Expanding into Power Series (Complex)

  • Thread starter curtdbz
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  • #1
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Homework Statement


Expand [tex]e^{1/z}/\sin z[/tex] in powers of [tex]z+1+i[/tex].


Homework Equations


Not sure, see below.


The Attempt at a Solution


I already know that

[tex]\begin{align}
\sin z & = \sum_{n=0}^\infty \frac{(-1)^{n}}{(2n+1)!}z^{2n+1}
\end{align}[/tex]

And the other expansion for the exponential (but we just replace the usual [tex] z \Rightarrow 1/z [/tex]. Now when I do that I get two infinite sums, one on top the other. I also know that the power series is defined as:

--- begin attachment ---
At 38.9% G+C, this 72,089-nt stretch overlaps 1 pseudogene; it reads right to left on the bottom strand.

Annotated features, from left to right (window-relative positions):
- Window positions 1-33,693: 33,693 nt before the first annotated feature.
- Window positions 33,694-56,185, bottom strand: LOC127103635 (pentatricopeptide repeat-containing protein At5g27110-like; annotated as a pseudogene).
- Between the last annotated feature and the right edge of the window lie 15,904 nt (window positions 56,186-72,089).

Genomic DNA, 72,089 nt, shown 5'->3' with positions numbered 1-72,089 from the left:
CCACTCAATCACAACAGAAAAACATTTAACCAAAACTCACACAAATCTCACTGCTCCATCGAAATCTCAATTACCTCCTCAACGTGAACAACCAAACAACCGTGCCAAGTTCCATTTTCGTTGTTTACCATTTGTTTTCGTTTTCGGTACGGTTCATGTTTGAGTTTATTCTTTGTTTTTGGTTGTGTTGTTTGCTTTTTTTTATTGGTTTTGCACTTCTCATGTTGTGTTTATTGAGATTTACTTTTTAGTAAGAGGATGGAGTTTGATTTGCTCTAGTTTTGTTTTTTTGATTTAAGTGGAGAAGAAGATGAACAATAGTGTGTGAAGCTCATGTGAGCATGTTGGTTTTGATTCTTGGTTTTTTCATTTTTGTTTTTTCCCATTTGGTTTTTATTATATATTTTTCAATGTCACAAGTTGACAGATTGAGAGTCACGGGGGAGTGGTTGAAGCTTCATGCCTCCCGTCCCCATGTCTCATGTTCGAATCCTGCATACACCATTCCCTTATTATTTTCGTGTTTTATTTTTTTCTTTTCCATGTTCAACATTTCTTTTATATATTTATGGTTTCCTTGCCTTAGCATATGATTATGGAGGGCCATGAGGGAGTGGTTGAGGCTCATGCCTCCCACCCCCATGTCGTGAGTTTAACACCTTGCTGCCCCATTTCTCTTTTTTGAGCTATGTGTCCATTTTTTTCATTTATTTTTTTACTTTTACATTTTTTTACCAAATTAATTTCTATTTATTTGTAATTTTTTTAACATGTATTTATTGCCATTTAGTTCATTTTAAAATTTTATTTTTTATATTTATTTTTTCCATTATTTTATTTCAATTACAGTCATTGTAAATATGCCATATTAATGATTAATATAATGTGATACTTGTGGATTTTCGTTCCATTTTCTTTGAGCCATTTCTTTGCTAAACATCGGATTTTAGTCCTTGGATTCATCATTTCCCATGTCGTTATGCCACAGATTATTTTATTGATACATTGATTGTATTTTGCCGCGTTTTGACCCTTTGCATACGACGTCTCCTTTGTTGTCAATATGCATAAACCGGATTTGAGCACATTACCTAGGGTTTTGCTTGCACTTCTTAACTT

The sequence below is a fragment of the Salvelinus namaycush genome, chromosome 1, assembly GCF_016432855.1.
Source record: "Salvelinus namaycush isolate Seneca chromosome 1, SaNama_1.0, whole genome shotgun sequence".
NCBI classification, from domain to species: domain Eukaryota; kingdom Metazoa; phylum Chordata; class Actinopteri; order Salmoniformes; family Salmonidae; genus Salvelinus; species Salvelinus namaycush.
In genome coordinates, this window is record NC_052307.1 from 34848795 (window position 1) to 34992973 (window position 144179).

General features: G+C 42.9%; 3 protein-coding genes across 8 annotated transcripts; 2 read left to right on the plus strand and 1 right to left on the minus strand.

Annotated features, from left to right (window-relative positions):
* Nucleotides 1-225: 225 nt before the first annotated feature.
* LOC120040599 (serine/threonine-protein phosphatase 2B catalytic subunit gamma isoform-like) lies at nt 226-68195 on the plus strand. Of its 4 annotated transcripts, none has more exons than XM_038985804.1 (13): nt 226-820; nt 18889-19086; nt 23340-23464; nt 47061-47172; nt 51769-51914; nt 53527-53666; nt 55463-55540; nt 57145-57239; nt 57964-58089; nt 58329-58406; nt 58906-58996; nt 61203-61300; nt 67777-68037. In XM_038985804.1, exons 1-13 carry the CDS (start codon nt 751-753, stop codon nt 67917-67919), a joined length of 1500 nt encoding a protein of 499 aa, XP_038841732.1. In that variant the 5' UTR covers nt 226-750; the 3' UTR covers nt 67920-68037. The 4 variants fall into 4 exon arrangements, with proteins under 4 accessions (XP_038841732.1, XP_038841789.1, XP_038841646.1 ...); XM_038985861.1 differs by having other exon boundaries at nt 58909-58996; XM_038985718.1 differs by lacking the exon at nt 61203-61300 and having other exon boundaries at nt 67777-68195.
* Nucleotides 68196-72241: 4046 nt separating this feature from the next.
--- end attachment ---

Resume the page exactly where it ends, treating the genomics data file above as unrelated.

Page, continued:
[tex]\sum_{n=0} ^ {\infin } \frac {f^{(n)}(a)}{n!} \, (z-a)^{n}, a = -1 -i[/tex]

The reason for the minus in our "a" is because we want to expand to powers of [tex]z+1+i[/tex] and so we need the negative. Anyway, when I differentiate I get no pattern that I can see and it just becomes a HUGE mess. Can someone help me clean it up, or just guide me? Thanks!
 

Answers and Replies

  • #2
1,796
53
I would treat it as

[tex]f(z)=e^{1/z}\csc(z)[/tex]

and since you're expanding around an analytic center of both of these (z_0=-1-i), then the series for each of those functions have no singular terms so I could use the Cauchy product formula and write:

[tex]
\begin{align*}
f(z)=e^{1/z}\csc(z)&=\sum_{n=0}^{\infty}a_n(z-z_0)^n \sum_{n=0}^{\infty}b_n(z-z_0)^n\\
&=\sum_{n=0}^{\infty}\sum_{k=0}^n a_k b_{n-k}(z-z_0)^n \\
&=\sum_{n=0}^{\infty} c_n (z-z_0)^n
\end{align*}
[/tex]

where:

[tex]c_n=\sum_{k=0}^n a_k b_{n-k}[/tex]

We've now reduced it to a somewhat simpler form of finding the power series for each of e^{1/z} and csc(z) around the point z_0=-1-i.
 

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